Roger Soler-i-Martí. Youth and social and political engagement
The Survey on participation and politics 2017 in youth is about how young people get involved and engage in society. The survey has a double edge: democracy in society (involvement, engagement) and the future of society (youth).
- How are youth different?
- What differences and similarities are there between young people?
- What is the impact of the social and political context?
- Where are we headed to? What are the main trends?
Survey: people from 16 years old and up. Face-to-face interview to 1,900 individuals (1,000 16-29 y.o., 900 +29). November 2017.
Why youth are different?
- Life-cycle: depending on your age, you have different interests. On the other hand, you learn how to get involved and engage as you get older.
- Generation: having been born at a given time (and/or place) makes you different. E.g. in Western societies kids spend more time at school than their predecessors, and this is a differential fact.
- The transitions between infancy and youth, and youth and adulthood have changed in recent years, sometimes even with trends that seem to go backwards (e.g. emancipated youth that go back to live with their parents). This affects the life-cycle and the generational logics.
- Changes in subjectivities: the factors that shaped political attitudes are increasingly more individualistic and less institutional or cohort-related.
- Transformations in democracy: the democratic landscape (definitions, beliefs, practices) has changed dramatically in the last years/decades.
- Multiactivists (17.5%): expressive participation, participation as part of one’s own identity.
- Connected (30.9%): they participate and engage, but are neither affiliated nor they feel engaging is an important part of their identities.
- Associated (12.7%): what is important to this group is being affiliated to an organization and they rarely participate outside of it.
- Passive (39%): very much related to inequalities and social-exclusion factors.
- Can I participate? Social status, resources.
- Do I want to participate? Values, vision of the world, that shape attitudes, opinions.
- Do I have the means? Mobilization agents.
- Lack of confidence with political parties and institutions in general.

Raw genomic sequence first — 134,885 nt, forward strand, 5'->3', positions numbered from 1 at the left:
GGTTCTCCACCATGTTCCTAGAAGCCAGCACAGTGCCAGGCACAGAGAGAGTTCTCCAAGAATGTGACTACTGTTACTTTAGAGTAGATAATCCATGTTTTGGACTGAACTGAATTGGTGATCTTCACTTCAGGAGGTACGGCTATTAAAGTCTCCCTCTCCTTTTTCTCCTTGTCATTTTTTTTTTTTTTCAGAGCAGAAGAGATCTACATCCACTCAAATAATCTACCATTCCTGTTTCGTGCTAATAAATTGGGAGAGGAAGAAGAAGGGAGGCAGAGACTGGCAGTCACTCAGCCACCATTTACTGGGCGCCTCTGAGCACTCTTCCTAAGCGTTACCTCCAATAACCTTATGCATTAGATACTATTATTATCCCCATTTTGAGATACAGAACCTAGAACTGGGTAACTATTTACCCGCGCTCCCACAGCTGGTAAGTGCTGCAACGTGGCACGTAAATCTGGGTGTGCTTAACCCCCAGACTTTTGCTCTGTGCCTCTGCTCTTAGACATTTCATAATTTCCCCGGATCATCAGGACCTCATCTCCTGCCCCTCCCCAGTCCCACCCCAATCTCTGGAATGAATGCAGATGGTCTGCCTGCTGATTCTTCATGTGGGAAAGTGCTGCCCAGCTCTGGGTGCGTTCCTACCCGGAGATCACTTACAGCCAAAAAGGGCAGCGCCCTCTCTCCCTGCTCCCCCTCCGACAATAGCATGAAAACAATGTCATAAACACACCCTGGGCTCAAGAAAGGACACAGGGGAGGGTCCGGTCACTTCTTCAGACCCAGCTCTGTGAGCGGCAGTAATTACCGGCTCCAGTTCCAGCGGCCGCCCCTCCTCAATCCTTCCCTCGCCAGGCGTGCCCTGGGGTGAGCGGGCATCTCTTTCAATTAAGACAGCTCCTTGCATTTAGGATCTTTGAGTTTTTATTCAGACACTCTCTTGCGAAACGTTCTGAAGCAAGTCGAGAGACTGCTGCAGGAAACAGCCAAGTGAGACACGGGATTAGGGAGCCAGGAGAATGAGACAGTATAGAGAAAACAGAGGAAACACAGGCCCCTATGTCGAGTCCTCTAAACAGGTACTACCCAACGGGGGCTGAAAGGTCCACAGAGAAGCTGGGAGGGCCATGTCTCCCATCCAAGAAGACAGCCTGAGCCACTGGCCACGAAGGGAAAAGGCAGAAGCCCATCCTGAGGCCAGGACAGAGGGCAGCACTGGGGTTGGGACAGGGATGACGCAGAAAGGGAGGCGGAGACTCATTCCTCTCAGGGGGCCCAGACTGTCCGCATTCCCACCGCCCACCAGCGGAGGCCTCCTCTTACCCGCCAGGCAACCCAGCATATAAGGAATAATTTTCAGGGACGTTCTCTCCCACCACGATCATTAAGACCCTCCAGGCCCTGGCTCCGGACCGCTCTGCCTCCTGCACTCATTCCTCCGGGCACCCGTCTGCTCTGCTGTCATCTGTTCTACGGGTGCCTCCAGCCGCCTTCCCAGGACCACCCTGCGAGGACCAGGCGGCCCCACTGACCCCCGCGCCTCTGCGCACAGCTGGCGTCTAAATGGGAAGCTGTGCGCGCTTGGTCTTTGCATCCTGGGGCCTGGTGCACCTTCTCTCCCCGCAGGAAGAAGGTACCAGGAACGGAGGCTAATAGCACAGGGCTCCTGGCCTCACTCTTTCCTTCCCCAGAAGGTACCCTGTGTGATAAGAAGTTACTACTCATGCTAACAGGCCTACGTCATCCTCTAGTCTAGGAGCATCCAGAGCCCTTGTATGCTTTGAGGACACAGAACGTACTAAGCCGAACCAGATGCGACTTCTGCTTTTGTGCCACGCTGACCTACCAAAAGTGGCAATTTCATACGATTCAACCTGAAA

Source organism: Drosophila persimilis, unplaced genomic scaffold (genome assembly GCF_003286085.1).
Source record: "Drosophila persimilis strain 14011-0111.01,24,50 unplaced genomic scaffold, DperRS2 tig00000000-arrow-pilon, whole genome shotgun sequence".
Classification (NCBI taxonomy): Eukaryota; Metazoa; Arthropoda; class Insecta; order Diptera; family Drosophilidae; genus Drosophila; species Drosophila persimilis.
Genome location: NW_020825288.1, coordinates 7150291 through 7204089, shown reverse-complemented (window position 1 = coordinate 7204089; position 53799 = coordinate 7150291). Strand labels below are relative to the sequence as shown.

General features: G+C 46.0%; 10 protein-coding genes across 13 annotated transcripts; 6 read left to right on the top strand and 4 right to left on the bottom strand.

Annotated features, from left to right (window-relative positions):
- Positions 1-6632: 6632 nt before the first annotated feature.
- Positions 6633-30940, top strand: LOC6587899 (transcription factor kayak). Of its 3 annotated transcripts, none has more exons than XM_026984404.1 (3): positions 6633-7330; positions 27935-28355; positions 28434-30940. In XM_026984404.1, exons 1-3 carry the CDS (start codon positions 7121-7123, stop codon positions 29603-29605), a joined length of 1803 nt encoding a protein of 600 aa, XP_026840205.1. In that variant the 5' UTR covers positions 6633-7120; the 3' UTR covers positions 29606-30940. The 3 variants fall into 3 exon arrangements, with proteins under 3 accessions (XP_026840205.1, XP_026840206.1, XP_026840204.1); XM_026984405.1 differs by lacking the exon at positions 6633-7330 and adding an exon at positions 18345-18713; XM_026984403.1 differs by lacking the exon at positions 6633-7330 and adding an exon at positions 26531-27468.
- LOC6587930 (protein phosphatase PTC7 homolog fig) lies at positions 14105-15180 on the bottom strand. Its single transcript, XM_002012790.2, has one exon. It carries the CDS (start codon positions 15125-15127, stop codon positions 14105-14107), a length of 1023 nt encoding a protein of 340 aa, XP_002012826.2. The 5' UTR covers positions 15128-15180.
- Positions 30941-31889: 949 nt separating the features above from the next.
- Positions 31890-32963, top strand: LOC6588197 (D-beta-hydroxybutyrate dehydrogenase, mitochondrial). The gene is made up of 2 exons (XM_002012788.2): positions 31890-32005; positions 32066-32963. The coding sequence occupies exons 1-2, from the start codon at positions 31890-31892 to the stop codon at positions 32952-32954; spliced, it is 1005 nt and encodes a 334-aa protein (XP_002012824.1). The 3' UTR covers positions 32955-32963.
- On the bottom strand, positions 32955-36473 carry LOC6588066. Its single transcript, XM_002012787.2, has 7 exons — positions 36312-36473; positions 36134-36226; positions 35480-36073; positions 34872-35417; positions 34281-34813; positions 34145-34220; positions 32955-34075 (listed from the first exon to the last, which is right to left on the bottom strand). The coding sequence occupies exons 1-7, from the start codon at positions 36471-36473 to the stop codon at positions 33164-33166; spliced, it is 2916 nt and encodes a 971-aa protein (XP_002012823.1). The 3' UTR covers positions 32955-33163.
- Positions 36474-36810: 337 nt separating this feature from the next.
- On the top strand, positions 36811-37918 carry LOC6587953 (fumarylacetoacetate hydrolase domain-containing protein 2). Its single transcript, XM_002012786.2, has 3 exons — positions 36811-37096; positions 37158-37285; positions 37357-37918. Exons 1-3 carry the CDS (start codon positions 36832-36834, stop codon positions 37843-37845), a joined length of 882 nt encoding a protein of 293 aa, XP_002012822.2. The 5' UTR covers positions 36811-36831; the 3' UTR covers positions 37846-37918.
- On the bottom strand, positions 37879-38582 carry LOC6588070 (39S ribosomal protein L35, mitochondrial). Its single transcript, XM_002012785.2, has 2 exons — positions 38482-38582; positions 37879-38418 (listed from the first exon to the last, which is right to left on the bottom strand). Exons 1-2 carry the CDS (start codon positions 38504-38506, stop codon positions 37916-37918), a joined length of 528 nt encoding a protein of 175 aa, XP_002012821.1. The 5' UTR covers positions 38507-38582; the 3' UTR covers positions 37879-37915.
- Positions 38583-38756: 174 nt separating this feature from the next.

- Implication and engagement without intermediaries.
- Different dimensions of political engagement.
- Preferences for direct democracy.
- Identity as a cognitive shortcut for political engagement less used in youth.
- Normalization of extra-institutional participation.
- Normalization of online participation.
- Partisanism without delegation.
Types of youth in participation:
Family and income, the urban/rural factor, or gender are determinants of the different kinds of engagement. In the case of Catalonia, the independentist factor is also of importance.
A simple scheme of participation:
The Catalan independence movement
Pro independence people are more mobilized than non-independentists.
Notwithstanding, there does not seem to be a lot of differences in age when it comes to mobilization. On the other hand, many of them participated less during the hot days of September to November 2017, when the independentist movement reached its maximum. One reason may be that the topic is not very important for youth (compared to others); another reason is that these movements were led by institutions (political parties, big civil society organizations), which are not the main field of action of youth.
Ismael Peña-López: is there a difference in participation between girls and boys and related to the independentist movement? Could it be that the promise of a new republic is not feminist enough? Silvia Claveria (co-author of the research): young women usually participate much less, but the reasons are not clear. On the one hand, women are usually more adverse to risk, and a process of independence is obviously a risky one; on the other hand it is true that women my have not been represented enough by the independentist movement, very institutionalized and male led.